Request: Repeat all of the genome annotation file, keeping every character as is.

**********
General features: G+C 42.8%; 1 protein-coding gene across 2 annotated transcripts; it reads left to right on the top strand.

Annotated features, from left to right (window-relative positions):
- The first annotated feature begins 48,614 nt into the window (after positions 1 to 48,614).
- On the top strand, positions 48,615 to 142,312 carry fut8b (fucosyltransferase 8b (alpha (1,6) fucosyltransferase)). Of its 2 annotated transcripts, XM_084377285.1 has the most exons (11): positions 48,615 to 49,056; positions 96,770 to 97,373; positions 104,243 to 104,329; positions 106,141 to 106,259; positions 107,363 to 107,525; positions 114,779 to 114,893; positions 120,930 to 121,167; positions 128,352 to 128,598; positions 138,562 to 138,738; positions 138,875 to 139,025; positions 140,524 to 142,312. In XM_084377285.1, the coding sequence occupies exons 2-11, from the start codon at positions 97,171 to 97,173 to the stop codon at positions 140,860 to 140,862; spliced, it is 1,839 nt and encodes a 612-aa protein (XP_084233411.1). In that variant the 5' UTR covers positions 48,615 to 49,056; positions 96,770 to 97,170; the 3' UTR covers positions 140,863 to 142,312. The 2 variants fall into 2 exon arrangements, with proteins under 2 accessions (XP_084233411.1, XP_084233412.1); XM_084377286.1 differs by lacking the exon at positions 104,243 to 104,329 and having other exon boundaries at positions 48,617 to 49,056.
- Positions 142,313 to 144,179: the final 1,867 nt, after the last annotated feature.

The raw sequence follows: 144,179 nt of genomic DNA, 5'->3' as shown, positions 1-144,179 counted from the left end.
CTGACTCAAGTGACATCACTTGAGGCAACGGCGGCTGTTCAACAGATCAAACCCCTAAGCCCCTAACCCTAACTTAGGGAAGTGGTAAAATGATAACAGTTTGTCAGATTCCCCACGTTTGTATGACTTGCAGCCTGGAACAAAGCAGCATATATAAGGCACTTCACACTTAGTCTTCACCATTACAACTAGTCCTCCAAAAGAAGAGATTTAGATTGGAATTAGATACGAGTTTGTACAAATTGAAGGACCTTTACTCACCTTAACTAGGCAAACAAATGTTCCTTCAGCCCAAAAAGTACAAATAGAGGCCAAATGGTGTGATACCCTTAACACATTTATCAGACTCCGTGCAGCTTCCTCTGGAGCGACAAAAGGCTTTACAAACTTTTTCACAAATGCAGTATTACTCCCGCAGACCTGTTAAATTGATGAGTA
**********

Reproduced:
General features: G+C 42.8%; 1 protein-coding gene across 2 annotated transcripts; it reads left to right on the top strand.

Annotated features, from left to right (window-relative positions):
- The first annotated feature begins 48,614 nt into the window (after positions 1 to 48,614).
- On the top strand, positions 48,615 to 142,312 carry fut8b (fucosyltransferase 8b (alpha (1,6) fucosyltransferase)). Of its 2 annotated transcripts, XM_084377285.1 has the most exons (11): positions 48,615 to 49,056; positions 96,770 to 97,373; positions 104,243 to 104,329; positions 106,141 to 106,259; positions 107,363 to 107,525; positions 114,779 to 114,893; positions 120,930 to 121,167; positions 128,352 to 128,598; positions 138,562 to 138,738; positions 138,875 to 139,025; positions 140,524 to 142,312. In XM_084377285.1, the coding sequence occupies exons 2-11, from the start codon at positions 97,171 to 97,173 to the stop codon at positions 140,860 to 140,862; spliced, it is 1,839 nt and encodes a 612-aa protein (XP_084233411.1). In that variant the 5' UTR covers positions 48,615 to 49,056; positions 96,770 to 97,170; the 3' UTR covers positions 140,863 to 142,312. The 2 variants fall into 2 exon arrangements, with proteins under 2 accessions (XP_084233411.1, XP_084233412.1); XM_084377286.1 differs by lacking the exon at positions 104,243 to 104,329 and having other exon boundaries at positions 48,617 to 49,056.
- Positions 142,313 to 144,179: the final 1,867 nt, after the last annotated feature.

The raw sequence follows: 144,179 nt of genomic DNA, 5'->3' as shown, positions 1-144,179 counted from the left end.
CTGACTCAAGTGACATCACTTGAGGCAACGGCGGCTGTTCAACAGATCAAACCCCTAAGCCCCTAACCCTAACTTAGGGAAGTGGTAAAATGATAACAGTTTGTCAGATTCCCCACGTTTGTATGACTTGCAGCCTGGAACAAAGCAGCATATATAAGGCACTTCACACTTAGTCTTCACCATTACAACTAGTCCTCCAAAAGAAGAGATTTAGATTGGAATTAGATACGAGTTTGTACAAATTGAAGGACCTTTACTCACCTTAACTAGGCAAACAAATGTTCCTTCAGCCCAAAAAGTACAAATAGAGGCCAAATGGTGTGATACCCTTAACACATTTATCAGACTCCGTGCAGCTTCCTCTGGAGCGACAAAAGGCTTTACAAACTTTTTCACAAATGCAGTATTACTCCCGCAGACCTGTTAAATTGATGAGTA